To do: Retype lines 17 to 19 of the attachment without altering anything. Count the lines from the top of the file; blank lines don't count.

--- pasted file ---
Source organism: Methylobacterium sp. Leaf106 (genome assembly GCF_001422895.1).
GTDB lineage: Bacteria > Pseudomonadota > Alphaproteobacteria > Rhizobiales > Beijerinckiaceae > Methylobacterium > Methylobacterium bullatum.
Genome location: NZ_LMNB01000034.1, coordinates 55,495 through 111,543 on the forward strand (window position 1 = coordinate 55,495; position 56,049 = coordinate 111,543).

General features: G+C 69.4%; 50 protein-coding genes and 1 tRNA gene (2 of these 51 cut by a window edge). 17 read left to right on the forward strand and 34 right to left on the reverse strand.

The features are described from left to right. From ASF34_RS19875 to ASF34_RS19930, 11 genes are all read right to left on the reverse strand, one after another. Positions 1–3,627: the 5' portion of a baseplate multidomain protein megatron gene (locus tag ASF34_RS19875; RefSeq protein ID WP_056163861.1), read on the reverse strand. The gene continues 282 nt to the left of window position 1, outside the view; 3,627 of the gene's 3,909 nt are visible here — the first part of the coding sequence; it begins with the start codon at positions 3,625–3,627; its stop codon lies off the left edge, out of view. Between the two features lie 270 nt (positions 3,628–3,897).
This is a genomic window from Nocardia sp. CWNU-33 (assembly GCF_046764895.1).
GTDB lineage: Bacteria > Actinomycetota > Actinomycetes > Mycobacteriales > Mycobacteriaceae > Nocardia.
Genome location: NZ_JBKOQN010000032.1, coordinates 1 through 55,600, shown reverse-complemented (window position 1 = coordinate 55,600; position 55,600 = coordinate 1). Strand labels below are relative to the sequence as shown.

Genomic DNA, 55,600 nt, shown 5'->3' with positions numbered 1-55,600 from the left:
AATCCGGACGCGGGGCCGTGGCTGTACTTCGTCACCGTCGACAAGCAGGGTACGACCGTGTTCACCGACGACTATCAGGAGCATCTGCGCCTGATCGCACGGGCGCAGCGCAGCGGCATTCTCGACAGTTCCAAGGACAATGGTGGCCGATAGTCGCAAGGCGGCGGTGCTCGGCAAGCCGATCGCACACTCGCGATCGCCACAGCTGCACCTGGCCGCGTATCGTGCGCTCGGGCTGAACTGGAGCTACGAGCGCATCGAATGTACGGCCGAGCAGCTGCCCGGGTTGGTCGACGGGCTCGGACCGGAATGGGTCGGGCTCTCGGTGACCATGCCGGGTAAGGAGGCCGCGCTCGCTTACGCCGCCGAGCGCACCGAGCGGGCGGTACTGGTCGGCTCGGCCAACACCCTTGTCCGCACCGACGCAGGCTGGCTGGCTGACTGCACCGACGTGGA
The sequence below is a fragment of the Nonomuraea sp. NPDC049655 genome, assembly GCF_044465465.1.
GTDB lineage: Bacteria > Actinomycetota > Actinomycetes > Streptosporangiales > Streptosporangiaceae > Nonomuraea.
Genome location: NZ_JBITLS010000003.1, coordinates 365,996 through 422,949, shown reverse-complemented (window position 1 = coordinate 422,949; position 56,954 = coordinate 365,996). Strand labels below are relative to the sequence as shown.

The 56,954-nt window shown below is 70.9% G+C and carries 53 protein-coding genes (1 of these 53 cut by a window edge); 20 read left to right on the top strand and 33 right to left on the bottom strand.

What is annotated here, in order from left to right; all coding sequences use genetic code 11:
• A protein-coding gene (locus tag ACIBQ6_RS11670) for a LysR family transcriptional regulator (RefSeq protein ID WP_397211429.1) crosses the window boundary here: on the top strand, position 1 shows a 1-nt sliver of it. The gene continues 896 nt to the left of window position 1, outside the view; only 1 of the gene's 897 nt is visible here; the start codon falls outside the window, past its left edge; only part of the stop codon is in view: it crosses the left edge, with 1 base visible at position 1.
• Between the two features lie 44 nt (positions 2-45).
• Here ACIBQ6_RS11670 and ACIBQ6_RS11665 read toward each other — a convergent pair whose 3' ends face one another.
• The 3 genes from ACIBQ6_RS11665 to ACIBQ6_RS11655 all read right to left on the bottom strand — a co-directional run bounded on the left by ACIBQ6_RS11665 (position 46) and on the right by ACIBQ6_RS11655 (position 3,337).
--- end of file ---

• Between the two features lie 44 nt (positions 2-45).
• Here ACIBQ6_RS11670 and ACIBQ6_RS11665 read toward each other — a convergent pair whose 3' ends face one another.
• The 3 genes from ACIBQ6_RS11665 to ACIBQ6_RS11655 all read right to left on the bottom strand — a co-directional run bounded on the left by ACIBQ6_RS11665 (position 46) and on the right by ACIBQ6_RS11655 (position 3,337).